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Winds of Change

Some big moves are in store for the three Chicago series

This season, Chicago means change.

Whether actors and characters are coming or going or both, each of executive producer Dick Wolf’s Wednesday-night One Chicago dramas is expected to have cast alterations during their new seasons.

Chicago Med — which bade farewell to founding co-stars Brian Tee and Nick Gehlfuss last year — leads the night with the start of its ninth season, which will welcome Luke Mitchell (Blindspot) as a doctor with a link to Gaffney Chicago Medical Center’s psychiatric chief, Daniel Charles (Oliver Platt).


Then, Chicago Fire is slated to say goodbye to Blake Gallo (Alberto Rosende) in its season 12 opener, but Lt. Kelly Severide (Taylor Kinney, who took a leave of absence) is scheduled to return — and there’s the matter of the marriage proposal Matt Casey (Jesse Spencer) made to paramedic Sylvie Brett (Kara Killmer, who has announced her intention to leave the show either during or just after the new season).

Finally, Chicago P.D. is expected to lose Det. Hailey Upton in the course of its upcoming season 11, amid her marital woes with the now-absent Jay Halstead (former cast regular Jesse Lee Soffer), since actress Tracy Spiridakos is planning to leave that show. However, Jason Beghe — alias the series’ intelligence-squad leader, Hank Voight — says he’ll believe her exit when he sees it, an approach he always likes to maintain for himself, no matter what has been reported by others.


“I know some stuff has leaked out, but I don’t believe everything I read,” Beghe says with his distinctive rasp. “There may be discussions about one thing or the other, but as both Jason and as Voight, I don’t take for granted that something is a fact. Things change. Right now, I love working with Tracy, and Voight appreciates working with Upton. I’m in that moment, and if something happens, we’ll have to deal with that then.”

Beghe notes that the first new Chicago P.D. story focuses “a lot” on Upton: “Voight is keeping an eye on her, given what’s been going on with her and Halstead. He feels he needs to be there for her, even though she’s like, ‘I’m fine.’ I hope it comes off as sweet and even heart-wrenching in a way. In the story, she has to follow this new kind of crisis-response team, and some bad things happen.”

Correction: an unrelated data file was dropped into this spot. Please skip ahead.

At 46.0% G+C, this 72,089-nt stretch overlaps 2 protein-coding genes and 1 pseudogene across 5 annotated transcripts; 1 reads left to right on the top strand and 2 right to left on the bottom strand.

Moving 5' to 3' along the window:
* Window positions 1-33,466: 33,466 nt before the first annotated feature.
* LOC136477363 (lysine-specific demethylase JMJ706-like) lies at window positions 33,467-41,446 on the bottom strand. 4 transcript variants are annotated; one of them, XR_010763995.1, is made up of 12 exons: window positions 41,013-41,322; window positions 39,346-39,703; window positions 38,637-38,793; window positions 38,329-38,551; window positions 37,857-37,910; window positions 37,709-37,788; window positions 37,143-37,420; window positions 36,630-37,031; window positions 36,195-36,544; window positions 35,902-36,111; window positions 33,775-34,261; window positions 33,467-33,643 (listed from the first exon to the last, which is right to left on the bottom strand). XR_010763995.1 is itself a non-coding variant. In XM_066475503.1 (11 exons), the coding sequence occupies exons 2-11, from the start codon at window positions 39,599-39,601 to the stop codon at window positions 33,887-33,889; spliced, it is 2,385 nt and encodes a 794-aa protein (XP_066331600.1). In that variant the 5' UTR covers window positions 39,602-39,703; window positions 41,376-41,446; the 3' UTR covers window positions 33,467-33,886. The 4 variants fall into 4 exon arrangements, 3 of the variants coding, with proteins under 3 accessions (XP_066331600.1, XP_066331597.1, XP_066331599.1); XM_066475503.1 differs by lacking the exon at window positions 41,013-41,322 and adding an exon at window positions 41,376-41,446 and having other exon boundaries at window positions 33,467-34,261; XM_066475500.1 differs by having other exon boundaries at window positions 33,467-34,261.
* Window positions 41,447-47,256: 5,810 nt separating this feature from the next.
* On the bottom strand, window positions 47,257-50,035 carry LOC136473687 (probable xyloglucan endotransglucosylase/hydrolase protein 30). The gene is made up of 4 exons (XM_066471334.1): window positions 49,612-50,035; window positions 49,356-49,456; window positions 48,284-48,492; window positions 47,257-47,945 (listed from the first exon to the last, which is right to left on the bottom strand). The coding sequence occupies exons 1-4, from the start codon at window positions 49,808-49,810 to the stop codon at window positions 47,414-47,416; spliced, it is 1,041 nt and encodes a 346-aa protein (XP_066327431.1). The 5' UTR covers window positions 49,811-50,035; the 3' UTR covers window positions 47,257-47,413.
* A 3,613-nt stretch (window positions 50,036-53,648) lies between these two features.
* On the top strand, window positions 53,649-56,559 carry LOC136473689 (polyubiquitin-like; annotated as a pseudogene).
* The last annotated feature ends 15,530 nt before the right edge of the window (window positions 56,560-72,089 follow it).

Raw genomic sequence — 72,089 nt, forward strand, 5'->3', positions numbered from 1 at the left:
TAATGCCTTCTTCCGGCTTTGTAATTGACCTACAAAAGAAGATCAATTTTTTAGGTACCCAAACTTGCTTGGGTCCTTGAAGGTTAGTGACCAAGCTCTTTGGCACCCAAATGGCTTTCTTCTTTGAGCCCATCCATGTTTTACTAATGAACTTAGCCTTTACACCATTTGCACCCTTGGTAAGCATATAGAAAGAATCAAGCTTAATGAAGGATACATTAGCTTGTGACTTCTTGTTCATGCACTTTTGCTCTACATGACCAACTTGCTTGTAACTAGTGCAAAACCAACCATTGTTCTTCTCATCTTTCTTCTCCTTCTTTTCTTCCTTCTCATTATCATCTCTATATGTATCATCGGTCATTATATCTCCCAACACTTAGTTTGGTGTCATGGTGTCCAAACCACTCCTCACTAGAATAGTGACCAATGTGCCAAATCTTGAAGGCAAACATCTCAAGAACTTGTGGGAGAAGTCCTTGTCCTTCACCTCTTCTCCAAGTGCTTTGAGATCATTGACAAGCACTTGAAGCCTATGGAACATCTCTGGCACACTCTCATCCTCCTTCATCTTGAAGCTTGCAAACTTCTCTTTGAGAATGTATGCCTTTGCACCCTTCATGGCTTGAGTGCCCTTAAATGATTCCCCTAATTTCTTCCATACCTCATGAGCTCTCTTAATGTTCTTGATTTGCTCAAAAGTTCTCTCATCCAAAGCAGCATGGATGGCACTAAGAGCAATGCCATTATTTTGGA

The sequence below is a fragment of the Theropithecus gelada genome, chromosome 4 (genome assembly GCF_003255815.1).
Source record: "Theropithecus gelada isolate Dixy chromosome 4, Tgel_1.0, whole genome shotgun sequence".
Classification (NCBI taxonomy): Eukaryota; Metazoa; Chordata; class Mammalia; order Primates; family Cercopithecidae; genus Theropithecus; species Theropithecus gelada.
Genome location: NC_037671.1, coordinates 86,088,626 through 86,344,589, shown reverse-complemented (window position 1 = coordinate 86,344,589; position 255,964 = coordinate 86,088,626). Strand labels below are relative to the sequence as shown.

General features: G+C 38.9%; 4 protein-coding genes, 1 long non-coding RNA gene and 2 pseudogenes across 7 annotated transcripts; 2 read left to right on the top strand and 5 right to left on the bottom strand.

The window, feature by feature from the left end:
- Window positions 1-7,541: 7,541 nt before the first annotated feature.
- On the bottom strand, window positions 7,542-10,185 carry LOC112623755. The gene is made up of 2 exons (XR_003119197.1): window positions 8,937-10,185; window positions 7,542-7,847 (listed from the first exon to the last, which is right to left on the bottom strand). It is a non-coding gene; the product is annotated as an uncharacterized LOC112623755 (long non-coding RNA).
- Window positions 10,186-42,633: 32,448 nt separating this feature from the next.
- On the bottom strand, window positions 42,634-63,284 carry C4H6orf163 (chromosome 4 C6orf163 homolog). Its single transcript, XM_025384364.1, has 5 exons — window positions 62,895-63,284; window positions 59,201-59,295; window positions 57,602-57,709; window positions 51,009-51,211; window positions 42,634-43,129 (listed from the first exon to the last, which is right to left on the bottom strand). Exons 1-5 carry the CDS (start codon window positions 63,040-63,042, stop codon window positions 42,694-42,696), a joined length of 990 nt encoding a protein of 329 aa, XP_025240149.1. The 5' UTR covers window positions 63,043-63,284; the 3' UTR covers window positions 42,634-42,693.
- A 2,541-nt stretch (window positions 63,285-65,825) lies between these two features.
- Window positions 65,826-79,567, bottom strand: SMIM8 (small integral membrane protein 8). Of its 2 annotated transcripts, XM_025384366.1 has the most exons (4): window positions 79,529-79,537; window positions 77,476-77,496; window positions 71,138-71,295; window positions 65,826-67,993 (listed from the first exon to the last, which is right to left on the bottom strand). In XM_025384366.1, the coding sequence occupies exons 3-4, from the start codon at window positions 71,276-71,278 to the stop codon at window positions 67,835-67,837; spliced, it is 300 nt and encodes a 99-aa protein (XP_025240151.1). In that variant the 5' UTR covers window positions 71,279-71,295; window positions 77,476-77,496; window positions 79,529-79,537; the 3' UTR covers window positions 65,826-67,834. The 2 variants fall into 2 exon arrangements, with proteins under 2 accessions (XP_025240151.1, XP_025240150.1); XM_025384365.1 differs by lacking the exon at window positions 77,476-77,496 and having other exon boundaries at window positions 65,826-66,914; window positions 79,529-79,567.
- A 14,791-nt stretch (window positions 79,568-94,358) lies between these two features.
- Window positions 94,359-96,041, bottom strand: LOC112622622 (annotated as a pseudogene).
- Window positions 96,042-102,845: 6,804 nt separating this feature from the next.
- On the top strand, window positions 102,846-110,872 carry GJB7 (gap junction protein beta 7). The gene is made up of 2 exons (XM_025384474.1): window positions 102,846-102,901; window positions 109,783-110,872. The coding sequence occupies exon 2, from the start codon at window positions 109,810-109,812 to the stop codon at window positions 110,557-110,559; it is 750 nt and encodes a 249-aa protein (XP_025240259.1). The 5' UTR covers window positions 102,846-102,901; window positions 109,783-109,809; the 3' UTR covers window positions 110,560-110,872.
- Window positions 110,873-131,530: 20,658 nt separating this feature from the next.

The self-styled, no-nonsense Voight is known for some bad things himself, given how he has conducted himself on the job in certain instances — making him the subject of internal investigations on more than one occasion — but Beghe is proud that there’s never a doubt that the character has the backs of his team members. “I think those are the closest relationships he has,” the actor assesses. “It’s similar to what parents experience with their children. He’d jump in front of a train for them.”


David Eigenberg, the Sex and the City alum who plays Chicago Fire’s Christopher Herrmann, is ready for a time of rebuilding after a highly emotional 11th season, in which Herrmann’s wife Cindy (Robyn Coffin) had a cancer battle that taxed the couple and their five children. Eigenberg has seen his share of cast changes since Chicago Fire began. Besides Spencer, Lauren German, Monica Raymund, Charlie Barnett and Steven R. McQueen have been among performers who had significant stays at Firehouse 51.


“I’ve been doing this a long time, and when changes occur, it’s hard,” Eigenberg reflects. “We’re all carnies, though, and you want to just grab a bag and hop on a train going northeast. We all move on, but you never say goodbye in this industry, because you just never know. I’ve bumped into people 30 or 40 years after I worked with them, and there’s a kindred spirit among us. Paul McCrane [ER] is coming back to direct on the show, and 35 years ago, we did a play on Broadway together.

“You have to be ready to roll with whatever changes come,” reasons Eigenberg. “It bangs you around, but it’s the nature of the beast, and it ties into the nature of the show. There are changes in firehouses and in lives.”


Budget considerations have each of the Chicago regulars appearing in only a certain number of episodes for the new season. In Eigenberg’s view, that’s not such a huge on-camera change, since characters always have been featured more in some episodes than in others — but he acknowledges a related difference behind the scenes because “you’re not around physically to be amongst the ‘family’ ” when not working. He adds, “Sometimes, you go, ‘I haven’t been at work a lot.’ And I miss that. It’s not about screen time; I just want to be with people I care about.”

Chicago Med airs Wednesday, January 17, on City & NBC

Chicago Fire airs Wednesday, January 17, on City & NBC

Chicago P.D. airs Wednesday, January 17, on City & NBC

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